Some of the worst examples of these states are Syria and South Sudan, the report explained.
For instance, "within two years of the start of the Syrian civil war, the country had lost 35 years of development gains, including 3,000 schools damaged or destroyed, another 2,000 converted to shelters for displaced people, nearly a third of all public health centers destroyed, half the population living in poverty, and half the workforce unemployed."
And "not all fragile states are low-income," the report said, noting that "Syria and Iraq are middle-income fragile countries" because of sustained conflicts in those countries. "No amount of humanitarian and development assistance can help if large groups of armed people continue killing one another or sowing terror."
And the causes of instability, like climate change and conflict, can be interrelated.
"For example, Somalia, one of the most conflict-affected countries in the world, is among the most vulnerable to climate change," the report noted. "According to one analysis, seven of the 10 countries most vulnerable to climate change are also at risk of conflict. The potential for climate change to destabilize countries in some of the most volatile regions of the world is why the U.S. military considers climate change a threat to national security."
What can be done to solve the problems in these countries, which are either rising or already full-blown crises? The U.S. must focus on not only effectively delivering aid, but empowering the citizens to support themselves, through investment.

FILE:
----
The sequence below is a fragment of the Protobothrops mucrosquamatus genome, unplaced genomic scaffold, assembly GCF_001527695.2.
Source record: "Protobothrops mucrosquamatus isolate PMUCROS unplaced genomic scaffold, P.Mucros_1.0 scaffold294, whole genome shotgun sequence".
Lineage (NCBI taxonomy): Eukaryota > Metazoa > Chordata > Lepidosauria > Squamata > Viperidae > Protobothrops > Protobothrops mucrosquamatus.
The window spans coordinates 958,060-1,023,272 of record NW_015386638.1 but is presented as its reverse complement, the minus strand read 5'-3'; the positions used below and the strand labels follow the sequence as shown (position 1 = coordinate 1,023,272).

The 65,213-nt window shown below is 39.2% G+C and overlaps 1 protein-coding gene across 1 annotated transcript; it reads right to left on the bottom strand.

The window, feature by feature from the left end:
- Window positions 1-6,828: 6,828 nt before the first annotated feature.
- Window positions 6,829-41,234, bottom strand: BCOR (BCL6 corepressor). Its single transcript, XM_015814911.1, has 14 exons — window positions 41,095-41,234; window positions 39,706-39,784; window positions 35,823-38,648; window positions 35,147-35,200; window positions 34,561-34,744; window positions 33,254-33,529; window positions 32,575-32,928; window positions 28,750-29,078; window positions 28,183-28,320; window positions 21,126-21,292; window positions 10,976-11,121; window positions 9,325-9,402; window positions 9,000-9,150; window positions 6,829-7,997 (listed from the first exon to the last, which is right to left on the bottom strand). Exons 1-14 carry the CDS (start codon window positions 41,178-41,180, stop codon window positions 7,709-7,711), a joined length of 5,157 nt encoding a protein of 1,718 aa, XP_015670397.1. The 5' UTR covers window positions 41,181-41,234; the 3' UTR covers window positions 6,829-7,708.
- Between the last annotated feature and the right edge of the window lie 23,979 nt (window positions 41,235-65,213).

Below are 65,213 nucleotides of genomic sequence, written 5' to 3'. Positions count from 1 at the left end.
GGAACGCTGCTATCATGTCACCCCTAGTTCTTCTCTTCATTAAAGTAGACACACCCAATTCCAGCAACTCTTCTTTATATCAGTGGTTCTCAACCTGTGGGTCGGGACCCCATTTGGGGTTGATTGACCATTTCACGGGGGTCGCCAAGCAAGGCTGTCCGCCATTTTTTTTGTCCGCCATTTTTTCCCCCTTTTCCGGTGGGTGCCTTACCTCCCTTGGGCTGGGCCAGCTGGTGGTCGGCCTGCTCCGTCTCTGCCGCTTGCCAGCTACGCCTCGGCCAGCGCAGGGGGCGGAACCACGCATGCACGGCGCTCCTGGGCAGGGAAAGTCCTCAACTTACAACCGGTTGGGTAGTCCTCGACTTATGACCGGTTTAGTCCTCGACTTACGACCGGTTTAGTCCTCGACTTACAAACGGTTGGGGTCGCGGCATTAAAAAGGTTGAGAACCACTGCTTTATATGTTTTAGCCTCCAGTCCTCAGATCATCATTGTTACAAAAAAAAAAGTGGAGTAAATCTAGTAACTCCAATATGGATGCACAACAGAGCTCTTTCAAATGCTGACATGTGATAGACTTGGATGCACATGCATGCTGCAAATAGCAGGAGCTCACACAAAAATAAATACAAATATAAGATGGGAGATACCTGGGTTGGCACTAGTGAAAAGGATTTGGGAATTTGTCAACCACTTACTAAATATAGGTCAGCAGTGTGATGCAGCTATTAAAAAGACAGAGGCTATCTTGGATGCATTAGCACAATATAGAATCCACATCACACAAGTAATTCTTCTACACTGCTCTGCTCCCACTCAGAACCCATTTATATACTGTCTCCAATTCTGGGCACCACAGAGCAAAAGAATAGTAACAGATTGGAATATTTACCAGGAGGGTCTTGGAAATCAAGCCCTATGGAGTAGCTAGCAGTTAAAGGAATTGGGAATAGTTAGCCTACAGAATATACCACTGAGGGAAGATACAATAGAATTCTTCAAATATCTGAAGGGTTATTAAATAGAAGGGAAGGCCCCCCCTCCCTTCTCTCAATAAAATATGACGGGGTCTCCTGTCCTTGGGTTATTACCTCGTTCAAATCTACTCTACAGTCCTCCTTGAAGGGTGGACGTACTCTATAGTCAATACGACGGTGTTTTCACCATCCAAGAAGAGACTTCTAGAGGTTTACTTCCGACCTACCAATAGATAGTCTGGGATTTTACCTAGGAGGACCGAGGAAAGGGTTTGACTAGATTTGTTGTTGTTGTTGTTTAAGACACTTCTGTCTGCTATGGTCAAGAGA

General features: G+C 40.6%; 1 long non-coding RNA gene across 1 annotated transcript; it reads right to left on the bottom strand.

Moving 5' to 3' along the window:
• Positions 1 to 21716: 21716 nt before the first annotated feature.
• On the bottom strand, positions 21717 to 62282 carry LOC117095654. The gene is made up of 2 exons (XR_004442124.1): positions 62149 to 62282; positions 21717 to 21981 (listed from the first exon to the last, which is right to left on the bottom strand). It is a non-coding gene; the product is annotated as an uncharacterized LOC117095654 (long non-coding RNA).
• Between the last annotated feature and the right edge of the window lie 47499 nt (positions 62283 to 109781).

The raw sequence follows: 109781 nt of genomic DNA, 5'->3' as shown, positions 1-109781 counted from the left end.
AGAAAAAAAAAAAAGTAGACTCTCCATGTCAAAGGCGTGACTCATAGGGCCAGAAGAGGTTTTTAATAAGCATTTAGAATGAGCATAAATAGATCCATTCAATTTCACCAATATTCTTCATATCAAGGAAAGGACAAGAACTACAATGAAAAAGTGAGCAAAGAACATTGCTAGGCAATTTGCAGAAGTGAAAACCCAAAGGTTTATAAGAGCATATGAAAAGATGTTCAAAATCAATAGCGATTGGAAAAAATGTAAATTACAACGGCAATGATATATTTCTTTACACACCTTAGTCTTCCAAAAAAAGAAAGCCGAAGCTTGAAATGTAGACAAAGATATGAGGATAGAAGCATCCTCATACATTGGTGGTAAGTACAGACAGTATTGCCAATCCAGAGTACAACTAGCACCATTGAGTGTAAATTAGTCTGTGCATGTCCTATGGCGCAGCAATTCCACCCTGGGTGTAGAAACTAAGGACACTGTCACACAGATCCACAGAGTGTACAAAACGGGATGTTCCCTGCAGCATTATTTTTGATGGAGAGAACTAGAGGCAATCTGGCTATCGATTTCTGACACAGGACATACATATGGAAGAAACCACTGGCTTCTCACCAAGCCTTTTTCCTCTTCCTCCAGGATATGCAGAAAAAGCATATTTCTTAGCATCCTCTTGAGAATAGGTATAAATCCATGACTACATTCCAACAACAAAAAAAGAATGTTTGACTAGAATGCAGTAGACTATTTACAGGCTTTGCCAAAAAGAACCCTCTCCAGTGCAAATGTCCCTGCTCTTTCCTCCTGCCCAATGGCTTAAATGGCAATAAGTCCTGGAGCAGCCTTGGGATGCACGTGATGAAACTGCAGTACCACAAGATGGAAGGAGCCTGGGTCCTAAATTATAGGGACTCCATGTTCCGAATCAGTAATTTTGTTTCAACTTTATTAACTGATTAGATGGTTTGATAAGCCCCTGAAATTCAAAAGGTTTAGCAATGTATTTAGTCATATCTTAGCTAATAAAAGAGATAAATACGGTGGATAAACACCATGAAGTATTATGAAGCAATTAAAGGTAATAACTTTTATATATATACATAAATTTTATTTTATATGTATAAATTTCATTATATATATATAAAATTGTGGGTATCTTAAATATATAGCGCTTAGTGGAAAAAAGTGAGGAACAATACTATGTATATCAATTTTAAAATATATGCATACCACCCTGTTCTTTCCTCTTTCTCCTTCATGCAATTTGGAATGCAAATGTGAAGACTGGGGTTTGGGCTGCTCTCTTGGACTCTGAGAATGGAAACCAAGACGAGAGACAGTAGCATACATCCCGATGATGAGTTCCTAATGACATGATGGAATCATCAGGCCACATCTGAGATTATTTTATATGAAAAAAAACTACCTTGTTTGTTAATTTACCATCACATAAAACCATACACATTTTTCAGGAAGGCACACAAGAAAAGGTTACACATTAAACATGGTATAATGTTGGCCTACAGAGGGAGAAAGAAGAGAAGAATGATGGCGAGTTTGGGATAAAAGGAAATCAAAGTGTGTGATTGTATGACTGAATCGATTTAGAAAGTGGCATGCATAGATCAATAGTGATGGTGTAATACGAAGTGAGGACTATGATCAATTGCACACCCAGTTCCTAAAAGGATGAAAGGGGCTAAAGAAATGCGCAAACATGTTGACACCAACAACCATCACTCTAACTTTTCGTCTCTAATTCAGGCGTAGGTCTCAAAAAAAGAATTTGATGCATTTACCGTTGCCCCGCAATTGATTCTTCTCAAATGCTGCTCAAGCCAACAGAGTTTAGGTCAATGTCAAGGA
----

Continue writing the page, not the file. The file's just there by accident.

The report cited Pope Francis here, noting that a solution "requires participation from people who are living in poverty and enduring hunger." It quoted from Pope Francis' Sept. 2015 address to the Sustainable Development Goals summit, "to enable these real men and women to escape from extreme poverty, we must allow them to be dignified agents of their own destiny."
Some of the other policy recommendations included "allowing for much greater flexibility" in foreign aid, investing in rural agriculture and the creation of jobs to fight poverty and unemployment, and helping other countries "respond to natural disasters."
"The challenges we see are not new to people of faith. Vulnerable communities are part of the sacred stories highlighted in Scripture," the statement by religious leaders read, noting Biblical accounts of natural disasters and conflict.
"Floods (Genesis 7:7), drought (1 Kings 17:7-9), famine and vulnerability of women (Ruth 1-5), political instability (1 Samuel 21:10), ethnic struggles (Acts 18:1-2), and religious persecution (Acts 8, 11, 12) have affected peoples throughout the ages," the leaders stated.
"With abiding faith and courage, we address this challenge called fragility as a barrier to ending hunger-for all people regardless of their faith tradition. We urge the U.S. government and the international community to come together to invest more in fragile countries to promote peace, create stability and opportunity, and build resilience."
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